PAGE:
For Vogue Italia’s September issue, the publication released 100 different covers, with each featuring a different personality with a compelling story or background. The unifying theme was that each person—from models to artists—represents the idea of hope, and brings it to the It Doesn_t Matter What You Think Of Me Because My Imaginary Friends Think I_m Special 02 Shirt fashion industry in some form or another. The project featured names such as Indya Moore, one of Hollywood’s most prominent LGBTQ+ activists, and Ugbad Abdi, the Somali-born model who continues to challenge stereotypes about Muslim women. One lesser-known (as of now) cover star was Denali White Elk, an 18-year-old Indigenous model whose first job as a model was the Vogue cover.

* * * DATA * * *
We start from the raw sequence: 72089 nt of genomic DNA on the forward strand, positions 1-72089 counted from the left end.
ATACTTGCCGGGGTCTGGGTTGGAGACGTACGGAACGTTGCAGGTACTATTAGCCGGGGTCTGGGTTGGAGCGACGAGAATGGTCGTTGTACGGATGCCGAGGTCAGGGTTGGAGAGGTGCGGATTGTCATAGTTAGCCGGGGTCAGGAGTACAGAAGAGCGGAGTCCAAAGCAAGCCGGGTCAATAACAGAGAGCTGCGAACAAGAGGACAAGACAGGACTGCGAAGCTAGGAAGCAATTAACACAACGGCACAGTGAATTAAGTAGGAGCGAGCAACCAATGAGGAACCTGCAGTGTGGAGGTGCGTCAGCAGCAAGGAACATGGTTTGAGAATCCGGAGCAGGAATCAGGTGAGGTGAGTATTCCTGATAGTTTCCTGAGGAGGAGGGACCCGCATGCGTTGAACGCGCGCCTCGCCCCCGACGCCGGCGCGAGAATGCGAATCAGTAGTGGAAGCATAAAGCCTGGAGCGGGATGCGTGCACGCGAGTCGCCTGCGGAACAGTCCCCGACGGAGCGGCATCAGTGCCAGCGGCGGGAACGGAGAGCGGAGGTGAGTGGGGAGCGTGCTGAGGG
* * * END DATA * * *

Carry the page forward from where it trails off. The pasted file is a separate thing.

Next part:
How can a fashion brand make an immediate difference in the It Doesn_t Matter What You Think Of Me Because My Imaginary Friends Think I_m Special 02 Shirt fight against climate change? Many designers are examining their footprint and tweaking their supply chains—they’re using recycled materials, phasing out virgin synthetics, opting for lower-impact transport, and so on—which is a positive start. But Chanel is looking beyond its atelier, beyond its borders, and beyond fashion. Today, the French house announced a new partnership with Sunrun, a leading solar company in the United States, to bring solar power to 30,000 low-income residents in California. Chanel will also invest in job training to support the installation of those solar systems; its total commitment is $35 million. “Chanel’s investment will help disadvantaged communities gain access to clean, reliable solar energy,” adds Lynn Jurich, cofounder and chief executive officer of Sunrun. “This innovative approach to corporate social responsibility will make an impact today and hopefully become a model for other companies to invest in our planet’s future.”